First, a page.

FIGS. 2, 3 and 4 show cross sections taken along lines 2--2, 3--3 and 4--4 respectively. In FIG. 2, a tow band consisting of a single end 10 of adjacent, side-by-side, generally parallel filaments 24 is illustrated. It should be understood that even at this point, the tow band may contain more than 1 layer or end. At stations 12 and 14, tow bands 16 and 18 are placed in layered relationship with tow band 10, as shown in FIGS. 3 and 4. It should be understood that, while three layers are illustrated in FIG. 4, there may be more as additional stations may be used between stations 12 and 14.

It should, at this point, be noted from FIGS. 3 and 4 that the layered tow ends are in lateral alignment, i.e., each tow end 10, 16 and 18 is directly above the previous one such that the edges thereof generally are in a plane substantially perpendicular to the plane in which the end lies so as to form a rectangular assembly. The present invention is directed to the apparatus which provides for such alignment of the individual ends, and will be described in detail below.

The apparatus according to this invention, as applied to tow ends for forming tow bands, is illustrated in diagrammatic form in FIG. 5. In these drawings, a tow end 30 is shown being guided by an "adjustable" godet roll 32. By adjustable it is meant that godet roll 32 can be tilted from its center position shown in FIG. 5 in a clockwise manner to a position as shown in FIG. 9 as represented at changed positions 30' and 32', or counterclockwise to a position such as shown in FIG. 10, as represented by changed positions 30" and 32". The maximum amount of possible rotation can be whatever desired for a particular situation, but normally a maximum arc in both directions, from the center position, of about 5 degrees is sufficient.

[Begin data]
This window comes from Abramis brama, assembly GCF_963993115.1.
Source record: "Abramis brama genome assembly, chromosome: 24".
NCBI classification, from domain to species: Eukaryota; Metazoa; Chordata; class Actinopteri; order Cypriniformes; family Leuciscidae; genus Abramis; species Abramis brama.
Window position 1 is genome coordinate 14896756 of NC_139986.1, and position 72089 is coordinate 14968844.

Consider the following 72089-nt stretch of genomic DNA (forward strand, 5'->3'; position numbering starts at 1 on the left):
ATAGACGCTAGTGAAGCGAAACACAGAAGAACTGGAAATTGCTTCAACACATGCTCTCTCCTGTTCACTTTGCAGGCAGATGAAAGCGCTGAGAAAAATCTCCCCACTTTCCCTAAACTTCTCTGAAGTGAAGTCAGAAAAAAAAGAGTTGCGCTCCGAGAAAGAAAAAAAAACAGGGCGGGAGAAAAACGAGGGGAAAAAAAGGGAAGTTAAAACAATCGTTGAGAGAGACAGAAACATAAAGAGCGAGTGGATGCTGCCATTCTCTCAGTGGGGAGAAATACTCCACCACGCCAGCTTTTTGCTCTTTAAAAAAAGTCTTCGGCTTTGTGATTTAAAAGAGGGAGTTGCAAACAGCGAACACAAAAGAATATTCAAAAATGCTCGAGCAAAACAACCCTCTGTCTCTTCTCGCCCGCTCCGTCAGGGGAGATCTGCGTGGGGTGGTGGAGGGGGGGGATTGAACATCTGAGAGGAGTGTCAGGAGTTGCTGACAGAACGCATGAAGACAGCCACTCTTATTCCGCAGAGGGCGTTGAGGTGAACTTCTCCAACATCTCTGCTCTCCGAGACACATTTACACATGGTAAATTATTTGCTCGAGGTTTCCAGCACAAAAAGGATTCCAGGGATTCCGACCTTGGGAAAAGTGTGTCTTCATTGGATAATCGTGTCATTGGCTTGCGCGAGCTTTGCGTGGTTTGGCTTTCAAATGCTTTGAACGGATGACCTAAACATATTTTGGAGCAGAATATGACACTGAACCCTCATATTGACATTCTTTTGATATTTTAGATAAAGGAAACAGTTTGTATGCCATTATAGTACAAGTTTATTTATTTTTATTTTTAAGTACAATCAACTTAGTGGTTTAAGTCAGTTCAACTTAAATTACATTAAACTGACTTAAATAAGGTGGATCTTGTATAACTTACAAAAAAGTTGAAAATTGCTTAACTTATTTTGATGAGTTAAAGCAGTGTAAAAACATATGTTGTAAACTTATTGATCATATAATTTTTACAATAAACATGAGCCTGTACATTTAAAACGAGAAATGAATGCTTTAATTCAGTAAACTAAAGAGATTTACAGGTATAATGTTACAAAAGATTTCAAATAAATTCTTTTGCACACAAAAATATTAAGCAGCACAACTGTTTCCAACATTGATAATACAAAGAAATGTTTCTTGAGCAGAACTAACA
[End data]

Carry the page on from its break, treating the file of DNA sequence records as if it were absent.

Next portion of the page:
The tilting of roll 32 should be in a plane defined by the axis 38 thereof and the tangential initial contact position of the band 34. Thus, the plane in which roll 32 tilts is defined by the axis 38 of the roll 30 and a line 34 which is generally the tangential initial contact position of the second band.

As shown in FIG. 5, the tow band 30 has an initial tangential contact position located generally at 34. The other line which defines plane 42, in which roll 32 tilts, is the axis 38 of roll 32.

FIGS. 8, 9 and 10 illustrate the lateral movement of band 30 at the take-off position on roll 32. Centerline 50 is common to each of FIGS. 8, 9 and 10. FIG. 9 illustrates the lateral offset 50' of band 30' at take-off position when roll 32 is tilted slightly clockwise. FIG. 10 illustrates the lateral offset 50" of band 30" at take-off position when roll 32" is tilted slightly counterclockwise.

It is preferred that the band 30 wrap roll 32 for a circumferential arc of generally 160-180 degrees.